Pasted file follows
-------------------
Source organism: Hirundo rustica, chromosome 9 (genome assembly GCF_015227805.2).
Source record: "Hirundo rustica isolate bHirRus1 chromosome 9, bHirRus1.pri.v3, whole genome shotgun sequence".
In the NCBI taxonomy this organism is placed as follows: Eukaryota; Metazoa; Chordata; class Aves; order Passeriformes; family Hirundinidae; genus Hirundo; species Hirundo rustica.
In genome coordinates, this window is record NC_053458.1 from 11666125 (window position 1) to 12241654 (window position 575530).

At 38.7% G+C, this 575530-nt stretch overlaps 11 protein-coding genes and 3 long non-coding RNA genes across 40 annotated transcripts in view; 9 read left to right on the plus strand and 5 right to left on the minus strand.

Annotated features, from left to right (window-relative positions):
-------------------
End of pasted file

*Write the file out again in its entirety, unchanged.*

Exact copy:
Source organism: Hirundo rustica, chromosome 9 (genome assembly GCF_015227805.2).
Source record: "Hirundo rustica isolate bHirRus1 chromosome 9, bHirRus1.pri.v3, whole genome shotgun sequence".
In the NCBI taxonomy this organism is placed as follows: Eukaryota; Metazoa; Chordata; class Aves; order Passeriformes; family Hirundinidae; genus Hirundo; species Hirundo rustica.
In genome coordinates, this window is record NC_053458.1 from 11666125 (window position 1) to 12241654 (window position 575530).

At 38.7% G+C, this 575530-nt stretch overlaps 11 protein-coding genes and 3 long non-coding RNA genes across 40 annotated transcripts in view; 9 read left to right on the plus strand and 5 right to left on the minus strand.

Annotated features, from left to right (window-relative positions):